Originally Posted by JaneQSmythe
After reading this I had to go back and read the book as I honestly didn't remember any poly in it! (unless you were referring to the snakes
). On re-reading, the "polyness" was so naturally treated (i.e. presented as a natural part of the culture rather than as a point of conflict or central theme) than my brain must have just gone "Oh, okay." and moved on. (Then again I read a LOT of Heinlein, so am used to characters having multiple relationships/group marriages.) A quite enjoyable read - thanks for prompting me to dig it out again.
(Contrast this with "The Avatar" by Poul Anderson - where there is a lot of melodrama over the topic and the characters in-book dialogue feels uncomfortable and defensive.)
lol re snakes! I did a thesis on women and s/f and liked way there was a "romance" but not at all "conventional" nor as male fantasy as Heinlein!
This is wot I rote - Warning! Contains spoilers...
The Hugo and Nebula award winning Dreamsnake, for example, is described as 'fusing the elements of quest, far-out medicine and love story' by the Daily Telegraph on the back cover of the 1989 Gollancz paperback. Its background is the future post-holocaust earth of much popular SF.
The background location is a future which is medieval in flavour like much of the heroic fantasy genre. Snake, the protagonist of Dreamsnake can be compared with a number of McCaffrey's heroines. She is skilled, and powerful within her calling (medicine), she undertakes an arduous struggle and falls in love with a man. Nevertheless the novel presents challenges to the dominant discourses.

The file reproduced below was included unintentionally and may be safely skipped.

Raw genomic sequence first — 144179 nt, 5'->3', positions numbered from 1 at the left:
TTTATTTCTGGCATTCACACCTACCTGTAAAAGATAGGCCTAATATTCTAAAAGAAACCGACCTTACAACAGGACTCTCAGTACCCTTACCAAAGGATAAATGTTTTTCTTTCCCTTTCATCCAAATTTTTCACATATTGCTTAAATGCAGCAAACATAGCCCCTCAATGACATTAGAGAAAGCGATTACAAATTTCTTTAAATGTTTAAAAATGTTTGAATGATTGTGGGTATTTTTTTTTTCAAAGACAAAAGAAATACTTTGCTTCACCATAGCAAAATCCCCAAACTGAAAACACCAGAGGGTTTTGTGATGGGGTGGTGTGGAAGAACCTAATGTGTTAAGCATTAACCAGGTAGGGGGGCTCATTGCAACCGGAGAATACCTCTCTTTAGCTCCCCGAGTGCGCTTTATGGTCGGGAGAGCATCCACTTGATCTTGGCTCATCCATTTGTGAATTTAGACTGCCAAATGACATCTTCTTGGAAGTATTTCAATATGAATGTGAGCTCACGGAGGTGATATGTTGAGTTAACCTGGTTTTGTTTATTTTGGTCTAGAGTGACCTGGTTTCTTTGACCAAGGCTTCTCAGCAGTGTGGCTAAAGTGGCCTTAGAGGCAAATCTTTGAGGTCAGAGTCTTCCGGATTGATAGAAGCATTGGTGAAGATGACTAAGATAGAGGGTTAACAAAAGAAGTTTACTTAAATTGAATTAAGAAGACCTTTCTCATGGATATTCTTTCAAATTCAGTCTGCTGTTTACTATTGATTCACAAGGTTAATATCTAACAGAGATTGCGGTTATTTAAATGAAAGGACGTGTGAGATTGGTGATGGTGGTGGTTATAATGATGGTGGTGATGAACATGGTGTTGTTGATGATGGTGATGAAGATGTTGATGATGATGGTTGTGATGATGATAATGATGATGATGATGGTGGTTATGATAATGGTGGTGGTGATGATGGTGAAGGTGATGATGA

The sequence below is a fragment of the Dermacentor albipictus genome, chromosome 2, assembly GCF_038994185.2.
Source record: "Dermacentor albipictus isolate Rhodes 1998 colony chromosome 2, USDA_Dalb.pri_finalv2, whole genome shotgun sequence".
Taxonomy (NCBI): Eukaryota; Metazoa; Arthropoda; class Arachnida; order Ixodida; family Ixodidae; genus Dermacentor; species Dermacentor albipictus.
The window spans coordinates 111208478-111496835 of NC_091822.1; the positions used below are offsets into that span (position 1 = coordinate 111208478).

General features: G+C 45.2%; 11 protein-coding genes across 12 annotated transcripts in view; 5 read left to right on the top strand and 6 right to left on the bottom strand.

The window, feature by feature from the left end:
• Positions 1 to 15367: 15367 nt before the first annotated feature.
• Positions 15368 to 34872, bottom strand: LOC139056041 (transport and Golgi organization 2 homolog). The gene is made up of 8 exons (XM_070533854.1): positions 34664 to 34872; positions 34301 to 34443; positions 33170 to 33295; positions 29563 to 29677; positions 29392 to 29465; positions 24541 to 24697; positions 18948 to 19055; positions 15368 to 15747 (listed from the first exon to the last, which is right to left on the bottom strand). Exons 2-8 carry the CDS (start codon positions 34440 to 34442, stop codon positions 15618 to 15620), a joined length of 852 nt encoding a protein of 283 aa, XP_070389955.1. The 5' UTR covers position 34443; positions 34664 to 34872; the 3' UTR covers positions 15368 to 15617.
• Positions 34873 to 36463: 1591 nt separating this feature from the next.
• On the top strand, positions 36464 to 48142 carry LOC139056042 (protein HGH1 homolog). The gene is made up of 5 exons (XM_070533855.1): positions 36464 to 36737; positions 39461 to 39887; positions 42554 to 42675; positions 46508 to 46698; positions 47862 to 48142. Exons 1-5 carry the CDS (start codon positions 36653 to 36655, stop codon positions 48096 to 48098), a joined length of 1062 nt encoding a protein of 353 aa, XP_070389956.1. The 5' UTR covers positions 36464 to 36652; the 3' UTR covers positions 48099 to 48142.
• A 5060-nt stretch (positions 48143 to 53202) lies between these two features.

There is full acceptance of alternative lifestyles and sexuality outside the nuclear family and heterosexuality although that is the most common pattern within the towns. Examples of casual sex, homosexuality, menage a trois, celibacy and paying for sex are also presented non-judgementally in this novel. Travelling people with their own codes of ethics are accepted by town dwellers and their skills appreciated.
Snake is not diminished in love and does not need to be rescued by a hero. McIntyre manages to subvert the rescue device so common to the adventure story. We are aware of Snake's growing danger and this narrative is undercut by the journey of Arevin, her potential lover. As Snake's journey continues we are aware of Arevin getting closer to her as her danger increases. He does not, however, rescue her. She escaped danger and rescues the child whose care she has undertaken by her own strength and ability.
If romantic fiction within the SF genre can be challenging I think it is important that it is not dismissed as having no feminist value. Like mainstream romantic fiction it reaches a wide audience.
I think it is a fabulous book as said...